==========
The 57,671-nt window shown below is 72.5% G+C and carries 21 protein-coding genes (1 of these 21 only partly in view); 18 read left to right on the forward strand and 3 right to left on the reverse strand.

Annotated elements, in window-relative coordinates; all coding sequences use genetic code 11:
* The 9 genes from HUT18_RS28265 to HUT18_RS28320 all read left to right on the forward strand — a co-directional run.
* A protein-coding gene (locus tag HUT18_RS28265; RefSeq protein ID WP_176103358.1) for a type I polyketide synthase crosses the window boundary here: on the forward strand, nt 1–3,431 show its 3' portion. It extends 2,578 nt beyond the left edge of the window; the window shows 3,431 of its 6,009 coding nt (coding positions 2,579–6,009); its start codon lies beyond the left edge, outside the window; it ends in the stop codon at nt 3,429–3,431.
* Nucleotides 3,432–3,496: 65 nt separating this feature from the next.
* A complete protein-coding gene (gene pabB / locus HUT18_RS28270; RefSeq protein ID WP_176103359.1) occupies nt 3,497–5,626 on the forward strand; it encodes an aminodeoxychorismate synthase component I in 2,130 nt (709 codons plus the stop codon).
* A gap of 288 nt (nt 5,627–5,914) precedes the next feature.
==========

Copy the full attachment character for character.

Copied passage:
The 57,671-nt window shown below is 72.5% G+C and carries 21 protein-coding genes (1 of these 21 only partly in view); 18 read left to right on the forward strand and 3 right to left on the reverse strand.

Annotated elements, in window-relative coordinates; all coding sequences use genetic code 11:
* The 9 genes from HUT18_RS28265 to HUT18_RS28320 all read left to right on the forward strand — a co-directional run.
* A protein-coding gene (locus tag HUT18_RS28265; RefSeq protein ID WP_176103358.1) for a type I polyketide synthase crosses the window boundary here: on the forward strand, nt 1–3,431 show its 3' portion. It extends 2,578 nt beyond the left edge of the window; the window shows 3,431 of its 6,009 coding nt (coding positions 2,579–6,009); its start codon lies beyond the left edge, outside the window; it ends in the stop codon at nt 3,429–3,431.
* Nucleotides 3,432–3,496: 65 nt separating this feature from the next.
* A complete protein-coding gene (gene pabB / locus HUT18_RS28270; RefSeq protein ID WP_176103359.1) occupies nt 3,497–5,626 on the forward strand; it encodes an aminodeoxychorismate synthase component I in 2,130 nt (709 codons plus the stop codon).
* A gap of 288 nt (nt 5,627–5,914) precedes the next feature.